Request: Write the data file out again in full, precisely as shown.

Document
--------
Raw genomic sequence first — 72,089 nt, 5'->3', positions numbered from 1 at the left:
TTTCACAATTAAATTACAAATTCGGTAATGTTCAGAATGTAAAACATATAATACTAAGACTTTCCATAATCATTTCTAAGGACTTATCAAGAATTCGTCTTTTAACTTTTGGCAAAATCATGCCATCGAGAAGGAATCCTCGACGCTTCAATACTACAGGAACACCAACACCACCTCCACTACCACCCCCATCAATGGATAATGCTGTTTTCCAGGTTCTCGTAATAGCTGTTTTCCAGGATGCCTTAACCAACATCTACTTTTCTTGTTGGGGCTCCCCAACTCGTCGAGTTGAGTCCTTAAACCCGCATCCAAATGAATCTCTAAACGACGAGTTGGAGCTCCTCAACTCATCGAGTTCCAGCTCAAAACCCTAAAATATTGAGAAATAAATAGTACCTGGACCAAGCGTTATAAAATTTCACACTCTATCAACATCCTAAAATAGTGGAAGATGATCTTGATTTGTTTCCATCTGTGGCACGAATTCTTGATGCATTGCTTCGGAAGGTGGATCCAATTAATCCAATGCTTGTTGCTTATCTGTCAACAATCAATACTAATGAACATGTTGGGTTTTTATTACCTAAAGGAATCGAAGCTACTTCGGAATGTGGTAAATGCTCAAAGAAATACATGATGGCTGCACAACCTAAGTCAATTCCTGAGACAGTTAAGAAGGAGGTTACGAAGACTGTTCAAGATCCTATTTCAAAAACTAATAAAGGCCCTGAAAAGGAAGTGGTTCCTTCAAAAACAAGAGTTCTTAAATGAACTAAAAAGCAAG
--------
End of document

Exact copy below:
Raw genomic sequence first — 72,089 nt, 5'->3', positions numbered from 1 at the left:
TTTCACAATTAAATTACAAATTCGGTAATGTTCAGAATGTAAAACATATAATACTAAGACTTTCCATAATCATTTCTAAGGACTTATCAAGAATTCGTCTTTTAACTTTTGGCAAAATCATGCCATCGAGAAGGAATCCTCGACGCTTCAATACTACAGGAACACCAACACCACCTCCACTACCACCCCCATCAATGGATAATGCTGTTTTCCAGGTTCTCGTAATAGCTGTTTTCCAGGATGCCTTAACCAACATCTACTTTTCTTGTTGGGGCTCCCCAACTCGTCGAGTTGAGTCCTTAAACCCGCATCCAAATGAATCTCTAAACGACGAGTTGGAGCTCCTCAACTCATCGAGTTCCAGCTCAAAACCCTAAAATATTGAGAAATAAATAGTACCTGGACCAAGCGTTATAAAATTTCACACTCTATCAACATCCTAAAATAGTGGAAGATGATCTTGATTTGTTTCCATCTGTGGCACGAATTCTTGATGCATTGCTTCGGAAGGTGGATCCAATTAATCCAATGCTTGTTGCTTATCTGTCAACAATCAATACTAATGAACATGTTGGGTTTTTATTACCTAAAGGAATCGAAGCTACTTCGGAATGTGGTAAATGCTCAAAGAAATACATGATGGCTGCACAACCTAAGTCAATTCCTGAGACAGTTAAGAAGGAGGTTACGAAGACTGTTCAAGATCCTATTTCAAAAACTAATAAAGGCCCTGAAAAGGAAGTGGTTCCTTCAAAAACAAGAGTTCTTAAATGAACTAAAAAGCAAG